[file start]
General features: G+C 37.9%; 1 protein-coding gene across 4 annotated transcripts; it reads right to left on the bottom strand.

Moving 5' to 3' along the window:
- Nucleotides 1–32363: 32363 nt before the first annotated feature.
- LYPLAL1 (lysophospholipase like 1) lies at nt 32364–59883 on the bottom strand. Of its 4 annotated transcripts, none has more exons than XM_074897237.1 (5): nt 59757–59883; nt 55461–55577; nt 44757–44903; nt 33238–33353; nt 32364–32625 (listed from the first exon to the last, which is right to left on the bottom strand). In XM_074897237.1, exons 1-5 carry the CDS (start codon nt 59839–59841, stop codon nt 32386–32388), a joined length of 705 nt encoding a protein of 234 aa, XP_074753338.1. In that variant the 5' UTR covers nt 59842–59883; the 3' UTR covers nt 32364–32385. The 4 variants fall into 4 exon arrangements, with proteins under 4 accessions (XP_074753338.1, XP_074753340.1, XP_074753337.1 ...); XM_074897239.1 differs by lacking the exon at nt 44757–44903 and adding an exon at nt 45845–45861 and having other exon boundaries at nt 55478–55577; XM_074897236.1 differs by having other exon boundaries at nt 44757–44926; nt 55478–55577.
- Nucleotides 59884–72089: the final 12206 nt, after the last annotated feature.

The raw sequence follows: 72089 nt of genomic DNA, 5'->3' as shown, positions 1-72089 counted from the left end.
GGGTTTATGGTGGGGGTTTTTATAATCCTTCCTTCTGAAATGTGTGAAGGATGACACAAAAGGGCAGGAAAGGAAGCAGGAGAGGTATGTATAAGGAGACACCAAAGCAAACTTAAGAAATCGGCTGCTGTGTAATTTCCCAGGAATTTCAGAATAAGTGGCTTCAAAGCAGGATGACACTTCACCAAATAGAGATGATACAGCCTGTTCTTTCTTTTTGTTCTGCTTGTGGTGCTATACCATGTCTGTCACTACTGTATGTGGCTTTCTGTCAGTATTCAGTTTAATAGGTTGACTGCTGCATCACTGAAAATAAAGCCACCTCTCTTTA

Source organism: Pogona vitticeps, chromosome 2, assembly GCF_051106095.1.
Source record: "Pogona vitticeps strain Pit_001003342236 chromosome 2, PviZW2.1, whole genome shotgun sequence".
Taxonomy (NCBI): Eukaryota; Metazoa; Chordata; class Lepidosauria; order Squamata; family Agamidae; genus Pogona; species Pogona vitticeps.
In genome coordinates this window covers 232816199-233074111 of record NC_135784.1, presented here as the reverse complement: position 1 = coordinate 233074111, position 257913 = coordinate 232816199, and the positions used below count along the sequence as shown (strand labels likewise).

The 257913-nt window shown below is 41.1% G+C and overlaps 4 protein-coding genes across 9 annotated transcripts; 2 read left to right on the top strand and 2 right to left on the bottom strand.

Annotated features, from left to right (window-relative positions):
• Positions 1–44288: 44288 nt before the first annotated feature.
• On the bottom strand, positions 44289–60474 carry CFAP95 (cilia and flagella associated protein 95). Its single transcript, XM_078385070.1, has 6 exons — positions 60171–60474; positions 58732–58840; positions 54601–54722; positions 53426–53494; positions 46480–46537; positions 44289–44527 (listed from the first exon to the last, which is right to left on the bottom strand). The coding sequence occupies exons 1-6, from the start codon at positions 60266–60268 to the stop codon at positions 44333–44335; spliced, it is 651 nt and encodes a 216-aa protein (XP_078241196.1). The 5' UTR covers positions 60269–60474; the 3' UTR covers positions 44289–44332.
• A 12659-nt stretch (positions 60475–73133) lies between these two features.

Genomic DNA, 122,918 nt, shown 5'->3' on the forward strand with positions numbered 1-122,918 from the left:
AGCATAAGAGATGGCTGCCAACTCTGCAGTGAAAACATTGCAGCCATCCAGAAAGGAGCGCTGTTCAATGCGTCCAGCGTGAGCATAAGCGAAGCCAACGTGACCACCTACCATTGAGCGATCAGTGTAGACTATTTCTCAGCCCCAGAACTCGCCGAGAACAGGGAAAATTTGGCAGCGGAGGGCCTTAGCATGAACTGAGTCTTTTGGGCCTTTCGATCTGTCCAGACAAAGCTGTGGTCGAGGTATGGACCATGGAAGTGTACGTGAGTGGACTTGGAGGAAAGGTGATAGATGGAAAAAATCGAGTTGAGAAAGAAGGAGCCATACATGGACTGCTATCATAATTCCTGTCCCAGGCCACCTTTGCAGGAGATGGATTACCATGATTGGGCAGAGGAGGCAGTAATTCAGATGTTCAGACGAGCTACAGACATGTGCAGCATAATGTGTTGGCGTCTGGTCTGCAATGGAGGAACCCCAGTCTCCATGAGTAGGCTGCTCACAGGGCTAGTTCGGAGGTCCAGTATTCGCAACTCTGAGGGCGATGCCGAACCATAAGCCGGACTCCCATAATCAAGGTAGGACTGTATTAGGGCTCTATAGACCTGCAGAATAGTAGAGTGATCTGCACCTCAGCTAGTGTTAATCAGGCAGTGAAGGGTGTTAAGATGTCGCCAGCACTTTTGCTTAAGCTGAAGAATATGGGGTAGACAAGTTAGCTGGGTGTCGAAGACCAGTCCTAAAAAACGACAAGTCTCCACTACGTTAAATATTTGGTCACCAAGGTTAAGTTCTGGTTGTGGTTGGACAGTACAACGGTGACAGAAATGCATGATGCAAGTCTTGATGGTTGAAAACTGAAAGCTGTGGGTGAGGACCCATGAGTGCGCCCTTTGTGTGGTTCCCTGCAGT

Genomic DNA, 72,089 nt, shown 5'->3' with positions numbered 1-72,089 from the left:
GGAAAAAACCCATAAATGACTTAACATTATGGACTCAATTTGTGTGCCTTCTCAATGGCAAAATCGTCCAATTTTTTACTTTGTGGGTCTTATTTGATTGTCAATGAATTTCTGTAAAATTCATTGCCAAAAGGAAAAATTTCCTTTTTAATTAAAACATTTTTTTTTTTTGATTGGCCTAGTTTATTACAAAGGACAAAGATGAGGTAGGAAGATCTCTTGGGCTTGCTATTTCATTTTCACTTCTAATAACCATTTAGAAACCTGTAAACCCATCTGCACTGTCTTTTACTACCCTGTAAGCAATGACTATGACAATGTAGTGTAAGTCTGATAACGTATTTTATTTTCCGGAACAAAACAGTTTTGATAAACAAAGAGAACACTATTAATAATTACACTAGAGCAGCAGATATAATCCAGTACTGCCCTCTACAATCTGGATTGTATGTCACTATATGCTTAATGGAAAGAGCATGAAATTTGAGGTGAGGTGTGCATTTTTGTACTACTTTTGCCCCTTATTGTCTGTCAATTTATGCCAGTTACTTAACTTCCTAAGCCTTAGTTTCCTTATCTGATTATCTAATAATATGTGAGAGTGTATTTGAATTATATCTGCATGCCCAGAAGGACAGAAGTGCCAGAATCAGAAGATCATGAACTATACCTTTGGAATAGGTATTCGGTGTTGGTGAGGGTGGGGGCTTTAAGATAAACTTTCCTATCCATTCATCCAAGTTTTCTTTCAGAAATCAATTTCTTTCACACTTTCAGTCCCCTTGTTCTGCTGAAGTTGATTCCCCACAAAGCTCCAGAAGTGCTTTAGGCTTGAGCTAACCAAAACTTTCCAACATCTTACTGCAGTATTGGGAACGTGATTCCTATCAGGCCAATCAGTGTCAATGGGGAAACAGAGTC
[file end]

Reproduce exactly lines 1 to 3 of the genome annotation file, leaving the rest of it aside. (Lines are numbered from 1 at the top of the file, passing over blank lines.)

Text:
General features: G+C 37.9%; 1 protein-coding gene across 4 annotated transcripts; it reads right to left on the bottom strand.

Moving 5' to 3' along the window:
- Nucleotides 1–32363: 32363 nt before the first annotated feature.